In patients who have been managed using invasive ventilation, the prevalence of exposure keratopathy is significantly higher for those who did not use scheduled ocular surface lubricants compared with those who did, according to a report published in Ocular Surface.
Researchers retrospectively assessed the prevalence and severity of exposure keratopathy in patients who were on active mechanical ventilation with and without scheduled ocular surface lubrication.
They reviewed the charts of all adult patients on active ventilatory support, defined as endotracheal intubation at the time of ophthalmology consultation, extubation within 3 days of consultation, or transition to tracheostomy during the same admission, at Duke Health hospitals between 2013 and 2021. The team defined exposure keratopathy as the presence of punctate epithelial erosions, corneal abrasions, or corneal ulceration in at least 1 eye and severe disease as the presence of 2 or more punctate epithelial erosions, an epithelial defect, or ulceration in the cornea in 1 or both eyes.
The team evaluated whether or not ocular lubricants were initiated within 3 days of intubation by the primary inpatient team and admission and ophthalmology consultation reasons. They compared the prevalence of exposure keratopathy between patients using surface lubricants prior to ophthalmology evaluation with that of patients not using surface lubricants.
A total of 205 patients (78.5% men and 21.5% women) met study inclusion criteria. Of those, 12.2% were started on any ocular surface lubricants within 3 days of intubation, while 87.8% were not on surface lubricants. The mean age of patients at time of admission was 56.9±14.3 years. No patients had lid taping or polyethylene covers at the time of ophthalmology evaluation.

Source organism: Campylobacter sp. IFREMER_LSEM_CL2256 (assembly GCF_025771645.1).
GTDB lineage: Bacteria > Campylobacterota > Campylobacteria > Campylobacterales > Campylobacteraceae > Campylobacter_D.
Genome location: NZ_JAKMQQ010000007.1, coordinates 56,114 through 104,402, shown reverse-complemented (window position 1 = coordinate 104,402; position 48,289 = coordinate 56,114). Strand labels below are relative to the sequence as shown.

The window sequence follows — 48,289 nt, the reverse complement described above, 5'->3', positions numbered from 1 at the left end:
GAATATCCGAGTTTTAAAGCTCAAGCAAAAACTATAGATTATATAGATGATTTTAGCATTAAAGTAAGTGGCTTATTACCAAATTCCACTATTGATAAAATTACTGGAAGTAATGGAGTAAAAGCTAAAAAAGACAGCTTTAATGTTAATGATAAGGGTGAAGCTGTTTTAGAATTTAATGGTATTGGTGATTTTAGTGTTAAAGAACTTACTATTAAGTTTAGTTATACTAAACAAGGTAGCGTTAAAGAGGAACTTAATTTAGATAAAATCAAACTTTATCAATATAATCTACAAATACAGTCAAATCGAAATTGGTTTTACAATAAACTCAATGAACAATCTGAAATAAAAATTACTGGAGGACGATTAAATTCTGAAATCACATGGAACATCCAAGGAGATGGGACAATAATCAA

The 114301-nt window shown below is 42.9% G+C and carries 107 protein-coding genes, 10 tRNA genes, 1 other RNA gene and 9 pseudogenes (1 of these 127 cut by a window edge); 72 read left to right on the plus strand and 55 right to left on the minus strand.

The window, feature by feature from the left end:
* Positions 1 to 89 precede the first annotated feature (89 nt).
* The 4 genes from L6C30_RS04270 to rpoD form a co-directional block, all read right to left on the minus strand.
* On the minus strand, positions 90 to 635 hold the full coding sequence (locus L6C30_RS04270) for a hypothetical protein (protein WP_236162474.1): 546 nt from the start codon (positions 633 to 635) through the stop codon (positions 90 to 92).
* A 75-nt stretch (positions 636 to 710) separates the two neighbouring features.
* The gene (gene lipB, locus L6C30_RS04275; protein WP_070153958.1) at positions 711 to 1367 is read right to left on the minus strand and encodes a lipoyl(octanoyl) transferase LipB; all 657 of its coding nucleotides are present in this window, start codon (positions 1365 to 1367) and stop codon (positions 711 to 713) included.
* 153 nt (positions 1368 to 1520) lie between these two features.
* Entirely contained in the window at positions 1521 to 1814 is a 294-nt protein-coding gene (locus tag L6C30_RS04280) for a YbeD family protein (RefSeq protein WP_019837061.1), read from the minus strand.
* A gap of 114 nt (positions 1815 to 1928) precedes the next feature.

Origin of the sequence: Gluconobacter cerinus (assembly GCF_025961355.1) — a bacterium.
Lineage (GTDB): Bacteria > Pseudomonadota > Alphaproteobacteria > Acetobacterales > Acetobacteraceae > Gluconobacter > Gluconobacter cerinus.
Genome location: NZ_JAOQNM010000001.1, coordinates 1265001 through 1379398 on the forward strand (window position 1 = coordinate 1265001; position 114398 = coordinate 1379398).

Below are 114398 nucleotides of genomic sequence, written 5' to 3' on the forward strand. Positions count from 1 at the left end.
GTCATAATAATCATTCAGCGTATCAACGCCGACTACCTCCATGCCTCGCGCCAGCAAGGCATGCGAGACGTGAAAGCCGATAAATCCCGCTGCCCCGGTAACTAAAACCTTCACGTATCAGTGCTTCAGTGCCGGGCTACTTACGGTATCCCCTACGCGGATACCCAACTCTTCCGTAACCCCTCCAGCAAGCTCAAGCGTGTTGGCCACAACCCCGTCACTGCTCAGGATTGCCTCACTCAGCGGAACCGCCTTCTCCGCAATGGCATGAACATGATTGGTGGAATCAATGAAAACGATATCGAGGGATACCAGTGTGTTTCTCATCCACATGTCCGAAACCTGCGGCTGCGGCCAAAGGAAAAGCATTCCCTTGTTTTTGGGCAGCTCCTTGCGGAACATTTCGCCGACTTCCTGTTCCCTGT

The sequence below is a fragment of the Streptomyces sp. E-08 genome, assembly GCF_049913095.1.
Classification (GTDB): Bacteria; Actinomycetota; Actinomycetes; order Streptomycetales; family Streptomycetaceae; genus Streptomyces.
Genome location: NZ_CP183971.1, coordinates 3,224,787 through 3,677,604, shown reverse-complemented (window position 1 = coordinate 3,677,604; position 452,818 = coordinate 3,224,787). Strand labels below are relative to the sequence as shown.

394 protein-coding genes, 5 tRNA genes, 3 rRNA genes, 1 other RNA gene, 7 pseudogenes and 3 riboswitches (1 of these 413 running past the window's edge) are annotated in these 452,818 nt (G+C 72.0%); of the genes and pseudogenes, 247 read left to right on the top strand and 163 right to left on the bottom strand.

Most (71.2%) patients had active endotracheal intubation or were extubated within 3 days of ophthalmology evaluation, while 28.3% patients had a tracheostomy. The researchers found that the most common reasons for ophthalmology consultation were to rule out ocular involvement of fungemia (42.4%), evaluate for exposure-related corneal disease (18.0%), or determine ocular findings after stroke (7.8%).
The team found that 54.6% of patients had any degree of exposure keratopathy, and of those, 51.7% had severe exposure keratopathy. Most (85.7%) patients had bilateral disease. Among all patients with exposure keratopathy (n=112), 26.8% were consulted by the primary service due to concern for exposure keratopathy.
The prevalence of any degree of exposure keratopathy was significantly higher in patients not on surface lubricants than in those on surface lubricants (58.9% vs 24.0%, P =.001). The proportion of patients with severe keratopathy was not significantly different between the groups.
“There is currently no standard recommendation for surface lubrication in mechanically-ventilated patients, although the importance of preventing exposure keratopathy is well-understood. Implementation of prophylactic surface lubrication in all mechanically ventilated patients is a low-risk, high-reward initiative that should be automatically included in ventilation order sets in Electronic Medical Record systems,” researchers report.
Limitations of the study included the single-center, retrospective design, the difficulty associated with characterization of corneal findings during a bedside examination in critically ill patients, and lack of information on additional risk factors that could contribute to exposure keratopathy.
Aggarwal S, Snyder AJ, S Gabriel R, Kim T. Exposure keratopathy in patients undergoing invasive ventilation: Prevalence, severity, and the role of surface lubrication. Ocul Surf. Published online May 2, 2022. doi:10.1016/j.jtos.2022.04.010